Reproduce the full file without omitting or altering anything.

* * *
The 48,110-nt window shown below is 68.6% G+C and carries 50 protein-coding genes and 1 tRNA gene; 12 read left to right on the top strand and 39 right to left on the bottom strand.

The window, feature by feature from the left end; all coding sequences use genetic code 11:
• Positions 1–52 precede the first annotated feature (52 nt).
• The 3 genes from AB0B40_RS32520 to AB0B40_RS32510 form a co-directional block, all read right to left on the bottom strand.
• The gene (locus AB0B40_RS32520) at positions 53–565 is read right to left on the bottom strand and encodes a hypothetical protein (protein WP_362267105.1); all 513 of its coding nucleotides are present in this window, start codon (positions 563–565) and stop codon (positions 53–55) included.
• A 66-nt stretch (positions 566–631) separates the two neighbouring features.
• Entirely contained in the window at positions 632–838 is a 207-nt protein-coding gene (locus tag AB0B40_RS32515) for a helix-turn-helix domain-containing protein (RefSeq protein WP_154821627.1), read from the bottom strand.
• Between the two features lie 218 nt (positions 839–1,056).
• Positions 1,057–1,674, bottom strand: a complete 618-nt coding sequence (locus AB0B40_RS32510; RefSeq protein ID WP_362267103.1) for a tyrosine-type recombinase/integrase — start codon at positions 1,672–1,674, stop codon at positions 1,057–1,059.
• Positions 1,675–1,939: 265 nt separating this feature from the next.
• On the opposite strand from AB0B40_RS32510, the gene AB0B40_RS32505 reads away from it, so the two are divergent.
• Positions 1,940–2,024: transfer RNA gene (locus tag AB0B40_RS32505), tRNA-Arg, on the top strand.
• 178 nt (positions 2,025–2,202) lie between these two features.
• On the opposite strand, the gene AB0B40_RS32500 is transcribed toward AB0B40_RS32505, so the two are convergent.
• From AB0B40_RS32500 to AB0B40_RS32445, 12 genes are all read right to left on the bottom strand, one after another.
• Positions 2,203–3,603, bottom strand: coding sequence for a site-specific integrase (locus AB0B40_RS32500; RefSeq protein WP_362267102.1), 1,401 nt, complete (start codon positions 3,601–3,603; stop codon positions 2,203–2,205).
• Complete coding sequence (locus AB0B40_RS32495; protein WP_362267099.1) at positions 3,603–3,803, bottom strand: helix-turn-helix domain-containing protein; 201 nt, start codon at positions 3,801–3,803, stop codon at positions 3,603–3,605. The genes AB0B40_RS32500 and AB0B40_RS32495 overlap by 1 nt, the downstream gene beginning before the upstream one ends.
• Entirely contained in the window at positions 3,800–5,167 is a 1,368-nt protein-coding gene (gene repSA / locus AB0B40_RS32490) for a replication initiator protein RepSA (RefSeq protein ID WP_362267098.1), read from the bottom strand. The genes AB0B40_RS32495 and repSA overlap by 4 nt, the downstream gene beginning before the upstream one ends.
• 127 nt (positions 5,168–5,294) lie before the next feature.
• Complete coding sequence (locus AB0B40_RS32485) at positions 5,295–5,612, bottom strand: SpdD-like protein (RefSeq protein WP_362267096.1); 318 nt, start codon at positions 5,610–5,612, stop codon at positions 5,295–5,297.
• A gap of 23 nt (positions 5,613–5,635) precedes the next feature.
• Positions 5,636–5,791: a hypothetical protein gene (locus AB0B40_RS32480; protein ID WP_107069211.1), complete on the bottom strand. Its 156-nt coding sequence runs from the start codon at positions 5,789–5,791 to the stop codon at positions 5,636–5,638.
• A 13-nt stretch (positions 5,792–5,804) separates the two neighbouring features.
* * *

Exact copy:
The 48,110-nt window shown below is 68.6% G+C and carries 50 protein-coding genes and 1 tRNA gene; 12 read left to right on the top strand and 39 right to left on the bottom strand.

The window, feature by feature from the left end; all coding sequences use genetic code 11:
• Positions 1–52 precede the first annotated feature (52 nt).
• The 3 genes from AB0B40_RS32520 to AB0B40_RS32510 form a co-directional block, all read right to left on the bottom strand.
• The gene (locus AB0B40_RS32520) at positions 53–565 is read right to left on the bottom strand and encodes a hypothetical protein (protein WP_362267105.1); all 513 of its coding nucleotides are present in this window, start codon (positions 563–565) and stop codon (positions 53–55) included.
• A 66-nt stretch (positions 566–631) separates the two neighbouring features.
• Entirely contained in the window at positions 632–838 is a 207-nt protein-coding gene (locus tag AB0B40_RS32515) for a helix-turn-helix domain-containing protein (RefSeq protein WP_154821627.1), read from the bottom strand.
• Between the two features lie 218 nt (positions 839–1,056).
• Positions 1,057–1,674, bottom strand: a complete 618-nt coding sequence (locus AB0B40_RS32510; RefSeq protein ID WP_362267103.1) for a tyrosine-type recombinase/integrase — start codon at positions 1,672–1,674, stop codon at positions 1,057–1,059.
• Positions 1,675–1,939: 265 nt separating this feature from the next.
• On the opposite strand from AB0B40_RS32510, the gene AB0B40_RS32505 reads away from it, so the two are divergent.
• Positions 1,940–2,024: transfer RNA gene (locus tag AB0B40_RS32505), tRNA-Arg, on the top strand.
• 178 nt (positions 2,025–2,202) lie between these two features.
• On the opposite strand, the gene AB0B40_RS32500 is transcribed toward AB0B40_RS32505, so the two are convergent.
• From AB0B40_RS32500 to AB0B40_RS32445, 12 genes are all read right to left on the bottom strand, one after another.
• Positions 2,203–3,603, bottom strand: coding sequence for a site-specific integrase (locus AB0B40_RS32500; RefSeq protein WP_362267102.1), 1,401 nt, complete (start codon positions 3,601–3,603; stop codon positions 2,203–2,205).
• Complete coding sequence (locus AB0B40_RS32495; protein WP_362267099.1) at positions 3,603–3,803, bottom strand: helix-turn-helix domain-containing protein; 201 nt, start codon at positions 3,801–3,803, stop codon at positions 3,603–3,605. The genes AB0B40_RS32500 and AB0B40_RS32495 overlap by 1 nt, the downstream gene beginning before the upstream one ends.
• Entirely contained in the window at positions 3,800–5,167 is a 1,368-nt protein-coding gene (gene repSA / locus AB0B40_RS32490) for a replication initiator protein RepSA (RefSeq protein ID WP_362267098.1), read from the bottom strand. The genes AB0B40_RS32495 and repSA overlap by 4 nt, the downstream gene beginning before the upstream one ends.
• 127 nt (positions 5,168–5,294) lie before the next feature.
• Complete coding sequence (locus AB0B40_RS32485) at positions 5,295–5,612, bottom strand: SpdD-like protein (RefSeq protein WP_362267096.1); 318 nt, start codon at positions 5,610–5,612, stop codon at positions 5,295–5,297.
• A gap of 23 nt (positions 5,613–5,635) precedes the next feature.
• Positions 5,636–5,791: a hypothetical protein gene (locus AB0B40_RS32480; protein ID WP_107069211.1), complete on the bottom strand. Its 156-nt coding sequence runs from the start codon at positions 5,789–5,791 to the stop codon at positions 5,636–5,638.
• A 13-nt stretch (positions 5,792–5,804) separates the two neighbouring features.